I know I have mentioned upcycling in one of my blogs before. However, I really feel strongly about this as I know it is quite easy to do and equally important to upcycle and make for an eco-friendlier world.
According to the ever-reliable Wikipedia, upcycling is the process of converting waste materials or useless products into new materials or products of better quality or for better environmental use. The first recorded use of the term is particularly new, only being coined back in the year 1994. However, the method had been around as early as the 1930s. It is stated that upcycling revolves around the concept of "recycling", but whereas recycling oftentimes gives products new use by breaking them down, it doesn't necessarily give them more worth. In fact, it almost always give it the contrary, which is less. That is why upcycling was born, where the worth of old products go "up" through the aid of this process, and not down.
With the background already shed on the subject, it is then without a doubt wise to try, attempt, and practice upcycling. With just a few moments of our time and some of our resources, something that is seemingly of no good use anymore may be converted to something that is perhaps even better than what it originally was. We can actually upcycle everything! All we need would be our ingenuity and downright creativity!
Here are a few upcyling ideas borrowed from a website called Twisted Sifter, which we can do with materials that may already be in the safety of our very own homes:
Aside from adding freshness and beauty to our indoor space, houseplants have a lot more to offer. However, we have to make sure that the houseplants we choose are indeed the right fit for our homes so we could get that "greener and fresher" feeling.
Some common houseplants that are proven to be Australia’s popular choices:
Areca Palm Tree (Chrysalidocarpus lutescens)
This plant flourishes regardless of what soil you place it in, assuming that the soil's well-drained. Preferring partial exposure to sunlight, it is known generally as an air purifier, and needs little maintenance. Watch out for spider-mites though!
Lady Palm (Rhapis excelsa)
A native to the Asian country of China, this houseplant has become a popular choice among Australian people. Thanks to its ability to adapt to the varying climate and types of soil, this indoor plant is long lasting. Like the Areca palm tree, this plant prefers indirect sunlight, and too much exposure may bleach its foliage.
Bamboo Palm (Chamaedorea seifrizii)
The Bamboo Palm holds the distinction of being one of the very few plants to withstand even below zero temperatures. Known to bloom yellow flowers from time to time, this plant is said to not only act as a natural humidifier but also as an agent that helps remove formaldehyde, an organic compound associated with cancer. Avoid overwatering this plant as well as exposing it to too much sunlight.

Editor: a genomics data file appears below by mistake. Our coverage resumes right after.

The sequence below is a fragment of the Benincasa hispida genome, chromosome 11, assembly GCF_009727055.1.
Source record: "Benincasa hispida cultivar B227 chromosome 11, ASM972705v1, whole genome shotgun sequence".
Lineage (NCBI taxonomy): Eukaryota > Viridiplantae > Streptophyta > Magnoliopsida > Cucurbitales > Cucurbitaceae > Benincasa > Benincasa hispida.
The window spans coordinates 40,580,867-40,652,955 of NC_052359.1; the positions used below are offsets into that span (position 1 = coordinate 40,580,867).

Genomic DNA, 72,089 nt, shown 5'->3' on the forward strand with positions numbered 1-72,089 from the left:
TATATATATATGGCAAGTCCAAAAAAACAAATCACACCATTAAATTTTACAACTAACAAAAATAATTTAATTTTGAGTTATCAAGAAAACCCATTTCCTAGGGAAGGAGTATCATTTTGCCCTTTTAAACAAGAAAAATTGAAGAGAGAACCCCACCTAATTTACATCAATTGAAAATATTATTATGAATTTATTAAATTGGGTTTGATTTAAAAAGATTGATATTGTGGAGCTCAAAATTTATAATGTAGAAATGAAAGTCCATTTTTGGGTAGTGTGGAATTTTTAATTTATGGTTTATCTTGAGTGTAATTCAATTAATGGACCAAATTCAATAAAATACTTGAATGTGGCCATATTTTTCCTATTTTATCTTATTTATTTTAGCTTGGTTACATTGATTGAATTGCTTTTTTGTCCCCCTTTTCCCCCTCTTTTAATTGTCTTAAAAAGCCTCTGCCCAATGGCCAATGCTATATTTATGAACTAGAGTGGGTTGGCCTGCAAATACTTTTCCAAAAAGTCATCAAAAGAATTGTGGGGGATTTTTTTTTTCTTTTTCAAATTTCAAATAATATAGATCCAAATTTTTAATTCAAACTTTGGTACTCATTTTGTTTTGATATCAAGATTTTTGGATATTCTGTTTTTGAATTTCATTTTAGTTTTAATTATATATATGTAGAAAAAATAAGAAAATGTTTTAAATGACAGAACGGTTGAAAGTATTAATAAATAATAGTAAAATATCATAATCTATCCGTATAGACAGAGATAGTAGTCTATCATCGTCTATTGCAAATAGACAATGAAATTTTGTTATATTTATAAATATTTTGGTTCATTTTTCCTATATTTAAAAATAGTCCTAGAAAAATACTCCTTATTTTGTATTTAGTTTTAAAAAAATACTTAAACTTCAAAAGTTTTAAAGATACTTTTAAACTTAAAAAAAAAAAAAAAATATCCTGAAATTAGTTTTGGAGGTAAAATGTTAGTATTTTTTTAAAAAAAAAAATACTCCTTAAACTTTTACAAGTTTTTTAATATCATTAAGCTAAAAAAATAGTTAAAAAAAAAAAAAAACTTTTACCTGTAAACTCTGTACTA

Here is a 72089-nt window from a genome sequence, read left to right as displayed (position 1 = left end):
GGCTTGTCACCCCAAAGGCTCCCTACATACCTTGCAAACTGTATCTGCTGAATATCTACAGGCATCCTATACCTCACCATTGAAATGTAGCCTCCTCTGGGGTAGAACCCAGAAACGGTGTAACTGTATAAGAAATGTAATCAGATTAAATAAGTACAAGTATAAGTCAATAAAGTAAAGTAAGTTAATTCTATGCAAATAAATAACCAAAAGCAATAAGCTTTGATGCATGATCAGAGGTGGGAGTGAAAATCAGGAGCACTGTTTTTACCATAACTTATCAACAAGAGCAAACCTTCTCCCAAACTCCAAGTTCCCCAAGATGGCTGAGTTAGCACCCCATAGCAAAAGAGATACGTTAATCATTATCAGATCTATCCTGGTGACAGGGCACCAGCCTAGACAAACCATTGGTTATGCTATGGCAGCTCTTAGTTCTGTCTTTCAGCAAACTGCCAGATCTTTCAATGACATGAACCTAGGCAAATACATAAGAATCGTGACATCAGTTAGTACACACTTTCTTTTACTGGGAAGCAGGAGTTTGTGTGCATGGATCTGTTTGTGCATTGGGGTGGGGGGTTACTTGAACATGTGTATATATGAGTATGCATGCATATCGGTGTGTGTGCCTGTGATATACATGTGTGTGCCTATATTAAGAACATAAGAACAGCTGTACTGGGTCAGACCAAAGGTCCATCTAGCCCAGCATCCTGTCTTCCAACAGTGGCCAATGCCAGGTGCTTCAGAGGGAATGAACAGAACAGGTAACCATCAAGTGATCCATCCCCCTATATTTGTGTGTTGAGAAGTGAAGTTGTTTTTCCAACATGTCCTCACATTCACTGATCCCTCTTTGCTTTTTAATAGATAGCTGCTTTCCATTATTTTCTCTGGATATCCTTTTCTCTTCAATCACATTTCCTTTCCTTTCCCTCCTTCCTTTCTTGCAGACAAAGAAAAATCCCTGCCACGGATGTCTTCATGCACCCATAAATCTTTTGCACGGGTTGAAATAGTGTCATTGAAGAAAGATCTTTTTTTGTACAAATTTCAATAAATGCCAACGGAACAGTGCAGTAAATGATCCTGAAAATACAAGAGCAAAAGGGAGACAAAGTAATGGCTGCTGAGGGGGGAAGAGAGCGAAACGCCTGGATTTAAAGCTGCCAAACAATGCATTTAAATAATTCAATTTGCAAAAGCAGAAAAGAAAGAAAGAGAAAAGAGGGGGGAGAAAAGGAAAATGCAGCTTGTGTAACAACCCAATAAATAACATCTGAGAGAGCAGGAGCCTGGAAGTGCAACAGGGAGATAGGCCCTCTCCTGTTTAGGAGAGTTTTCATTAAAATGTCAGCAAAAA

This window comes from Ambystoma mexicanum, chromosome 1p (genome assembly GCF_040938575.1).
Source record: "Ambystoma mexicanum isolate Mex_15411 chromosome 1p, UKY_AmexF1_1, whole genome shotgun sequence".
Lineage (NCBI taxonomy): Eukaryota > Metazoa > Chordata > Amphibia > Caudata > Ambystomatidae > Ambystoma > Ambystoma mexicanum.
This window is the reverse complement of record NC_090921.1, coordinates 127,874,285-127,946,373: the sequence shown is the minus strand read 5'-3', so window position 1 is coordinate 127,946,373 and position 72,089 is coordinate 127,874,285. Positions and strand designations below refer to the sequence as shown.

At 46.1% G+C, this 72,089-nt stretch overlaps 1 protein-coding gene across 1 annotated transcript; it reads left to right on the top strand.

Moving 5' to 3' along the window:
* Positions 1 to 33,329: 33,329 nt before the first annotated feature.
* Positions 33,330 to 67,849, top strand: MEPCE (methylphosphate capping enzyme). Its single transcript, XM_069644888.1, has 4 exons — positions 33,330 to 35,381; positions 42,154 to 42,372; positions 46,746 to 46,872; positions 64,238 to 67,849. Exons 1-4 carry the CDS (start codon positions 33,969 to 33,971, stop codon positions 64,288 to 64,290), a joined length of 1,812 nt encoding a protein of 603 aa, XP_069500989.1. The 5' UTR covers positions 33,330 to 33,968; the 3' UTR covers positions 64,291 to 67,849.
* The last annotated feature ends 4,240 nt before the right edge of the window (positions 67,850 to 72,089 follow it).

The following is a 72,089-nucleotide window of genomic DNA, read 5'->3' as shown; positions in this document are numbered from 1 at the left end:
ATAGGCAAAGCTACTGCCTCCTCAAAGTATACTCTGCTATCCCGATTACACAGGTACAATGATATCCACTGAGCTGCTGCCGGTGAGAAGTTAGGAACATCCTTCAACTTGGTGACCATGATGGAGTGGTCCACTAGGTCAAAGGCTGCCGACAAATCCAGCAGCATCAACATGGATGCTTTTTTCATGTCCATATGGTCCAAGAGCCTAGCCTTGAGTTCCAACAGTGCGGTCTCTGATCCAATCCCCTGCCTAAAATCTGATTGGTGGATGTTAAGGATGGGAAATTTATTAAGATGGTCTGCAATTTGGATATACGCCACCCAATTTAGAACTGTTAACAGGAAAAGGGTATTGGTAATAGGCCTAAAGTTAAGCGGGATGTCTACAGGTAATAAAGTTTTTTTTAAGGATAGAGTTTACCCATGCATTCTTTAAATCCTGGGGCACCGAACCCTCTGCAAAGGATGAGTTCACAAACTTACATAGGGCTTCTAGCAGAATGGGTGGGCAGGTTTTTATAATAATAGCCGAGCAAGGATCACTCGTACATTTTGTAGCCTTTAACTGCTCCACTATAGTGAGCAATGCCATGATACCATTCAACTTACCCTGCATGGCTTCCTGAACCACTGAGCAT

Boston Fern (Nephrolepis exaltata "Bostoniensis")
Known worldwide, this plant has air-purifying abilities that people look for. Holding the distinction as one of the best among air-purifying houseplants, the Boston Fern, like the Bamboo Palm, acts as an agent that removes formaldehyde from the air but also removes heavy metals from the soil as an added bonus. Although it likes bright and damp soil, it is still tolerant of drought and partial exposure to sunlight.
Rubber Plant (Ficus elastica)
Although considered to be an outdoor plant in Southeast Asia, the Rubber Plant is utilized as an indoor plant in Australia. Known as a biological air purifying unit, it removes toxins from the air by emitting high oxygen content, with increasing efficiency over time. As it prospers in a variety of environments, it easily grows and is very easy to maintain. Beware, sources contradict each other as to whether or not this plant contains poisonous parts or not.
Other popular houseplants include:
Chinese Evergreen (Aglaonema)
Like the other popular houseplants, the Chinese evergreen emits high oxygen content to purify the air. It does well with full shade and good draining. Proceed with caution, as the sap of this plant is poisonous.
Corn Cane (Dracaena massangeana)
It is best known for removing formaldehyde and as an air purifying unit. Unlike the other plants, it does well with low light or low water.
Dwarf/Pygmy Date Palm (Phoenix roebelenii)
It removes formaldehyde and xylene, a chemical found in plastics and solvents. For this plant, sunlight, moist soil, and warm water is needed.
English Ivy (Hedera helix)
It removes benzene, a known carcinogen found in cigarette smoke, detergents, pesticides, and other synthetic materials. It is also excellent in fighting asthma and allergies. The English Ivy makes a great potted plant.
Moth Orchid (Phalaenopsis)
It removes volatile organic compounds and formaldehyde. It thrives in high humidity and light.
With these countless health benefits and making us happy, houseplants enhance our quality of life through the body and mind.
Hi and welcome to my posts.
I am Jane - a mum of 4, lover of dogs and cats, with a passion for stylish items for your home and the environment that don't
cost the earth.
I blog about interior design, natural living, decorating, family, and the environment. I am very proud of our eco-friendly Coshee bed linen and love to hear back from you so please contribute with your experiences and ideas.